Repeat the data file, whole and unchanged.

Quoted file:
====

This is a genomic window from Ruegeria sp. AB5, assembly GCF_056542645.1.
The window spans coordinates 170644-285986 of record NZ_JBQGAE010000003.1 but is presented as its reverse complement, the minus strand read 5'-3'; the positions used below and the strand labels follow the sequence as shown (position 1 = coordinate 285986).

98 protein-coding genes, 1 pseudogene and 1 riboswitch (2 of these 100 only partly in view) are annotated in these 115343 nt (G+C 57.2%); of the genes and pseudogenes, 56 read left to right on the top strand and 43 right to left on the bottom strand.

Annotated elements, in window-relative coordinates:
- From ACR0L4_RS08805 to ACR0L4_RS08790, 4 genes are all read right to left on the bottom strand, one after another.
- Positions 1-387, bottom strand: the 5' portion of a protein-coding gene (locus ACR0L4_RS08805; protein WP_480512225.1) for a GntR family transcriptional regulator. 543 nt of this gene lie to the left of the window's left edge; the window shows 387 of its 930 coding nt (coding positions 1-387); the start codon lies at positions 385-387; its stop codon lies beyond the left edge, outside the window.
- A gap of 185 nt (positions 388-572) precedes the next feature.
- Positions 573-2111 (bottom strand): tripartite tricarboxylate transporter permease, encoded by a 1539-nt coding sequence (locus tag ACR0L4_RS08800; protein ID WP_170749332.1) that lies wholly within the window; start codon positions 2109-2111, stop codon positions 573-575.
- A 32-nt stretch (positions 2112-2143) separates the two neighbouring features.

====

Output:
This is a genomic window from Ruegeria sp. AB5, assembly GCF_056542645.1.
The window spans coordinates 170644-285986 of record NZ_JBQGAE010000003.1 but is presented as its reverse complement, the minus strand read 5'-3'; the positions used below and the strand labels follow the sequence as shown (position 1 = coordinate 285986).

98 protein-coding genes, 1 pseudogene and 1 riboswitch (2 of these 100 only partly in view) are annotated in these 115343 nt (G+C 57.2%); of the genes and pseudogenes, 56 read left to right on the top strand and 43 right to left on the bottom strand.

Annotated elements, in window-relative coordinates:
- From ACR0L4_RS08805 to ACR0L4_RS08790, 4 genes are all read right to left on the bottom strand, one after another.
- Positions 1-387, bottom strand: the 5' portion of a protein-coding gene (locus ACR0L4_RS08805; protein WP_480512225.1) for a GntR family transcriptional regulator. 543 nt of this gene lie to the left of the window's left edge; the window shows 387 of its 930 coding nt (coding positions 1-387); the start codon lies at positions 385-387; its stop codon lies beyond the left edge, outside the window.
- A gap of 185 nt (positions 388-572) precedes the next feature.
- Positions 573-2111 (bottom strand): tripartite tricarboxylate transporter permease, encoded by a 1539-nt coding sequence (locus tag ACR0L4_RS08800; protein ID WP_170749332.1) that lies wholly within the window; start codon positions 2109-2111, stop codon positions 573-575.
- A 32-nt stretch (positions 2112-2143) separates the two neighbouring features.